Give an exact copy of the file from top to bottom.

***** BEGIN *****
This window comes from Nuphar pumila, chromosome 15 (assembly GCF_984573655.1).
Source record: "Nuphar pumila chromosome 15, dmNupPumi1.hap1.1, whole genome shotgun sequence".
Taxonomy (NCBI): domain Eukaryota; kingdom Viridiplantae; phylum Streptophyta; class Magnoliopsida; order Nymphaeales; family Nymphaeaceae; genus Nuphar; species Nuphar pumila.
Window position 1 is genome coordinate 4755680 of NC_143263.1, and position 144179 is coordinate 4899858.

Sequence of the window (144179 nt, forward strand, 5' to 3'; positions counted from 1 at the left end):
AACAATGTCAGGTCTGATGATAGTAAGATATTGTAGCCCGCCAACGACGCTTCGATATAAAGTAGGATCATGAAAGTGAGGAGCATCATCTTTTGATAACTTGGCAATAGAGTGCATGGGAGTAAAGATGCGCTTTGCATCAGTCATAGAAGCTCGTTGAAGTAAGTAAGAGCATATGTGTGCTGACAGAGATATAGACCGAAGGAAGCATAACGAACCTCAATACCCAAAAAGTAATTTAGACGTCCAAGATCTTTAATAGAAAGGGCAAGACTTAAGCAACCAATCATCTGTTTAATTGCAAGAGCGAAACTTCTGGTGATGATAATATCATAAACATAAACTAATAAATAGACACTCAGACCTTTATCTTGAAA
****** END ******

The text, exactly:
This window comes from Nuphar pumila, chromosome 15 (assembly GCF_984573655.1).
Source record: "Nuphar pumila chromosome 15, dmNupPumi1.hap1.1, whole genome shotgun sequence".
Taxonomy (NCBI): domain Eukaryota; kingdom Viridiplantae; phylum Streptophyta; class Magnoliopsida; order Nymphaeales; family Nymphaeaceae; genus Nuphar; species Nuphar pumila.
Window position 1 is genome coordinate 4755680 of NC_143263.1, and position 144179 is coordinate 4899858.

Sequence of the window (144179 nt, forward strand, 5' to 3'; positions counted from 1 at the left end):
AACAATGTCAGGTCTGATGATAGTAAGATATTGTAGCCCGCCAACGACGCTTCGATATAAAGTAGGATCATGAAAGTGAGGAGCATCATCTTTTGATAACTTGGCAATAGAGTGCATGGGAGTAAAGATGCGCTTTGCATCAGTCATAGAAGCTCGTTGAAGTAAGTAAGAGCATATGTGTGCTGACAGAGATATAGACCGAAGGAAGCATAACGAACCTCAATACCCAAAAAGTAATTTAGACGTCCAAGATCTTTAATAGAAAGGGCAAGACTTAAGCAACCAATCATCTGTTTAATTGCAAGAGCGAAACTTCTGGTGATGATAATATCATAAACATAAACTAATAAATAGACACTCAGACCTTTATCTTGAAA